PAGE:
One of the near universal characteristics of rich guys who stay rich is that they are notorious skinflints. Nothing wrong with that. Frugality is a virtue. Greed and miserliness, on the other hand, are not virtues. When greed and miserliness are combined with a very wealthy and narcissistic bully you have Donald Trump. Several reports today indicate that Donald Trump has a policy of not paying his bills in full and routinely gouges smaller vendors, in many cases putting them out of business, while caving to larger businesses that have the wherewithal to fight Trump in court:
During the Atlantic City casino boom in the 1980s, Philadelphia cabinet-builder Edward Friel Jr. landed a $400,000 contract to build the bases for slot machines, registration desks, bars and other cabinets at Harrah’s at Trump Plaza.
The family cabinetry business, founded in the 1940s by Edward’s father, finished its work in 1984 and submitted its final bill to the general contractor for the Trump Organization, the resort’s builder.
Edward’s son, Paul, who was the firm’s accountant, still remembers the amount of that bill more than 30 years later: $83,600. The reason: the money never came. “That began the demise of the Edward J. Friel Company… which has been around since my grandfather,” he said.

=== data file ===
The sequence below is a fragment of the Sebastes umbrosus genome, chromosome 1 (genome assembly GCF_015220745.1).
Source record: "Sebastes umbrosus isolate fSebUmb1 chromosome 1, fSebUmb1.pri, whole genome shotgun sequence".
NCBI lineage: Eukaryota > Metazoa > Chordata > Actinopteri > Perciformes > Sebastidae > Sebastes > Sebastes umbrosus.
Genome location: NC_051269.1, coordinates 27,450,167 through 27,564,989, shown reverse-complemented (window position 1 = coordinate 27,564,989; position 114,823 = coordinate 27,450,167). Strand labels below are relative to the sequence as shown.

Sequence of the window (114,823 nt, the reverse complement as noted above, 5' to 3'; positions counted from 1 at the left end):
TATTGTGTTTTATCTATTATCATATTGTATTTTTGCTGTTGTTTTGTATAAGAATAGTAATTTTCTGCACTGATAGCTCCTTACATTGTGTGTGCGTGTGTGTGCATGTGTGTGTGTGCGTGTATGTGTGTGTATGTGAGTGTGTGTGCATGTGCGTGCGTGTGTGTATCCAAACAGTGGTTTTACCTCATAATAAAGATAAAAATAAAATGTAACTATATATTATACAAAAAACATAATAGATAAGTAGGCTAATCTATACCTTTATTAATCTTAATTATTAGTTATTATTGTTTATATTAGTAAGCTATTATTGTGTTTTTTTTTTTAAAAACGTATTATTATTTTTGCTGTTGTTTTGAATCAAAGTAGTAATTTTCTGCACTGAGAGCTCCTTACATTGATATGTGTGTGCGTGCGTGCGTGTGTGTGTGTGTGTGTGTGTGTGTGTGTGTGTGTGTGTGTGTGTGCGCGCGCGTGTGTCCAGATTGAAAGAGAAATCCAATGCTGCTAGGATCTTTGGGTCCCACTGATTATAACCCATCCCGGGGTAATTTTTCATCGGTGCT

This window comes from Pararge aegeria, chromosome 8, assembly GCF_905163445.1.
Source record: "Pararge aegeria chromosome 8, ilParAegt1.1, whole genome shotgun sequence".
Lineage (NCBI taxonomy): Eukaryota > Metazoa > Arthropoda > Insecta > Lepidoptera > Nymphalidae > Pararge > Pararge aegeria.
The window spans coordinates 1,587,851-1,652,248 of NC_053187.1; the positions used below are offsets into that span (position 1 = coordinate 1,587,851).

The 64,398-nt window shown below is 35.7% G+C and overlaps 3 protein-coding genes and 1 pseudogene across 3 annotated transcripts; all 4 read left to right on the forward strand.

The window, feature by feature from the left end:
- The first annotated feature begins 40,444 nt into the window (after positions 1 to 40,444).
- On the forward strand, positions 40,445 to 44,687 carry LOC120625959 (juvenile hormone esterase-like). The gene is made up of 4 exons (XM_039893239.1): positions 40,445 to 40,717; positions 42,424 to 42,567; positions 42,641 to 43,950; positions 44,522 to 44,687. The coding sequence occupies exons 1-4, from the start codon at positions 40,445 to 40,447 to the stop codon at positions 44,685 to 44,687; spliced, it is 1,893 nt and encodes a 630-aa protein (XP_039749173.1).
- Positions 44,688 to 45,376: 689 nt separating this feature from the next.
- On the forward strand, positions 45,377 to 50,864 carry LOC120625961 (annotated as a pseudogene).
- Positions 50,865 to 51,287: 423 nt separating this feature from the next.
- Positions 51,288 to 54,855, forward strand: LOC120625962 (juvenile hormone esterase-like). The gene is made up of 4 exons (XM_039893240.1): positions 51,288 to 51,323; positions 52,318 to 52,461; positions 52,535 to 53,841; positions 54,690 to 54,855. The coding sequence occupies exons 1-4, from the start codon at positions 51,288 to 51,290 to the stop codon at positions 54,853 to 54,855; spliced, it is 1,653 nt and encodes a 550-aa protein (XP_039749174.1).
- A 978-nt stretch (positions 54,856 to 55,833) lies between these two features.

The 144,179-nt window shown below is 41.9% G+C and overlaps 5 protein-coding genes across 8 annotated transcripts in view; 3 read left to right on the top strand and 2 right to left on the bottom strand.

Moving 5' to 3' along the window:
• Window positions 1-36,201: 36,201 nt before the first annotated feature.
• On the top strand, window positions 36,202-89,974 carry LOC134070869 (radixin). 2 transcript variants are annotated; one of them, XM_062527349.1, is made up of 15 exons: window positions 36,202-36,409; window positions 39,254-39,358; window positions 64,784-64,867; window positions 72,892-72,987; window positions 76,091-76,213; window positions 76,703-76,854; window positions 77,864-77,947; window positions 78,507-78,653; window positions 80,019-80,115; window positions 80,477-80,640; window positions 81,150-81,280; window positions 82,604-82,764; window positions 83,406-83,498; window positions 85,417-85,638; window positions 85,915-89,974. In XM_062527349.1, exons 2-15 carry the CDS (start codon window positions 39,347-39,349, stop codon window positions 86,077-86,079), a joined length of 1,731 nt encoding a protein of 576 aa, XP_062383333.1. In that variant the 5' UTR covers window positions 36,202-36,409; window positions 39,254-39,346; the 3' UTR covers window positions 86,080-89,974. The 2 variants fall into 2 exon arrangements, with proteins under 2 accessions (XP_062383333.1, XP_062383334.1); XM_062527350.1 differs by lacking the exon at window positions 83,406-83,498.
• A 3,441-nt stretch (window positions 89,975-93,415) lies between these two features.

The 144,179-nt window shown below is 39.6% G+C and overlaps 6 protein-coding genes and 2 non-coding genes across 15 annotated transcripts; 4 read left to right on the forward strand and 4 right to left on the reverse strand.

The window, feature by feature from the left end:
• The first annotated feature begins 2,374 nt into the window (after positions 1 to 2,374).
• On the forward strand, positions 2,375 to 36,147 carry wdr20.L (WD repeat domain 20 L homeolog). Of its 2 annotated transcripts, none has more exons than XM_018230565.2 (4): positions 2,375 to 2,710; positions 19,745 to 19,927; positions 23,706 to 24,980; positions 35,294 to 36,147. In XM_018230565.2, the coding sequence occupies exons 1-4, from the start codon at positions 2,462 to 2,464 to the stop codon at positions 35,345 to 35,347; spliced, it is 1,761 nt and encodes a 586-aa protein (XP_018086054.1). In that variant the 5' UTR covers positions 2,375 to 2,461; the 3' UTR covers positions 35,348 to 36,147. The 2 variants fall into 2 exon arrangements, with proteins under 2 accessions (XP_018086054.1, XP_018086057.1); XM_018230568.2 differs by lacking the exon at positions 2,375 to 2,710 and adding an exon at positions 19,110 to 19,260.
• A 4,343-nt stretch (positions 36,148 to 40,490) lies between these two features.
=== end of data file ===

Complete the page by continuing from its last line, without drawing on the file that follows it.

In this case the work was performed and approved by the general contractor. At some point, Trump and his brother decided that Friel was small enough to stiff, made a claim that the work was “inferior” and refused to pay the full amount. The Wall Street Journal (paywall) has a laundry list of companies that provided services to Trump after which he decided their services were not up to standards or “too high.”
(Let me digress for a moment. During my “starving student” phase of life, I worked a morning shift at a Jack-in-the-Box fast food place. One day (one day only) they tried to train me as a cashier. The restaurant policy was that if you didn’t like your food you got your money back. The number of people who would eat 90% of a burger and then demand a refund was incredible. And, apparently, asking “at what point did you decide you didn’t like the food” was not a question that should be asked. I don’t know how you can contract for services and, after receiving the service, decide that the price is “too high.”)
Payment disputes aren’t unusual in the construction industry, where aggressive developers sometimes leave behind dissatisfied vendors and contractors. Billionaire casino magnate Sheldon Adelson, chief of Las Vegas Sands Corp., for example, has been involved in payment disputes with contractors concerning his Venetian casino on the Las Vegas Strip. Sands declined to comment.
Yet Mr. Trump’s withholding of payments stood out as particularly aggressive in the industry and in the broader business world, said some vendors who had trouble getting paid.
It is “a strong-arm tactic that is frowned on,” said Wayne Rivers, a small-business consultant in construction. The tactic is more common in Northeast construction than in other regions, he said, and is abnormal in much of American business.